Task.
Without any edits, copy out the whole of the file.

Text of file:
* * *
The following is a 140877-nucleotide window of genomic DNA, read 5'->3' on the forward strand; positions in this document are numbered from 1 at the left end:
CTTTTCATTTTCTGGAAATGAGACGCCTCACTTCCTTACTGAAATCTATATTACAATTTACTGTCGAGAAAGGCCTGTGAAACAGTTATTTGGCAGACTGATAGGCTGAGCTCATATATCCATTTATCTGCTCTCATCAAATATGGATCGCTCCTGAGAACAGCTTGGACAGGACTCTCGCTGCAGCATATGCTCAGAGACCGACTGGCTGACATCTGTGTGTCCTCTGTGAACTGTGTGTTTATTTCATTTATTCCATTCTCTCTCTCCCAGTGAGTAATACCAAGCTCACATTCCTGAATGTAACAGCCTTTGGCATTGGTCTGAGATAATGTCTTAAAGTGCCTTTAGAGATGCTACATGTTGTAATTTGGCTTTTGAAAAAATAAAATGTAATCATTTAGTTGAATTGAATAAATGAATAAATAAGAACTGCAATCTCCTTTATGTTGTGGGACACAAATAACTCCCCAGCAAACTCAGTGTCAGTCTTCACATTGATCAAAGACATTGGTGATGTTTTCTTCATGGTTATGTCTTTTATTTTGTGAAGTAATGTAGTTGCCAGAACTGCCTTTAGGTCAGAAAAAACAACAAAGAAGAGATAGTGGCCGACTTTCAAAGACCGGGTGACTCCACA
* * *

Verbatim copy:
The following is a 140877-nucleotide window of genomic DNA, read 5'->3' on the forward strand; positions in this document are numbered from 1 at the left end:
CTTTTCATTTTCTGGAAATGAGACGCCTCACTTCCTTACTGAAATCTATATTACAATTTACTGTCGAGAAAGGCCTGTGAAACAGTTATTTGGCAGACTGATAGGCTGAGCTCATATATCCATTTATCTGCTCTCATCAAATATGGATCGCTCCTGAGAACAGCTTGGACAGGACTCTCGCTGCAGCATATGCTCAGAGACCGACTGGCTGACATCTGTGTGTCCTCTGTGAACTGTGTGTTTATTTCATTTATTCCATTCTCTCTCTCCCAGTGAGTAATACCAAGCTCACATTCCTGAATGTAACAGCCTTTGGCATTGGTCTGAGATAATGTCTTAAAGTGCCTTTAGAGATGCTACATGTTGTAATTTGGCTTTTGAAAAAATAAAATGTAATCATTTAGTTGAATTGAATAAATGAATAAATAAGAACTGCAATCTCCTTTATGTTGTGGGACACAAATAACTCCCCAGCAAACTCAGTGTCAGTCTTCACATTGATCAAAGACATTGGTGATGTTTTCTTCATGGTTATGTCTTTTATTTTGTGAAGTAATGTAGTTGCCAGAACTGCCTTTAGGTCAGAAAAAACAACAAAGAAGAGATAGTGGCCGACTTTCAAAGACCGGGTGACTCCACA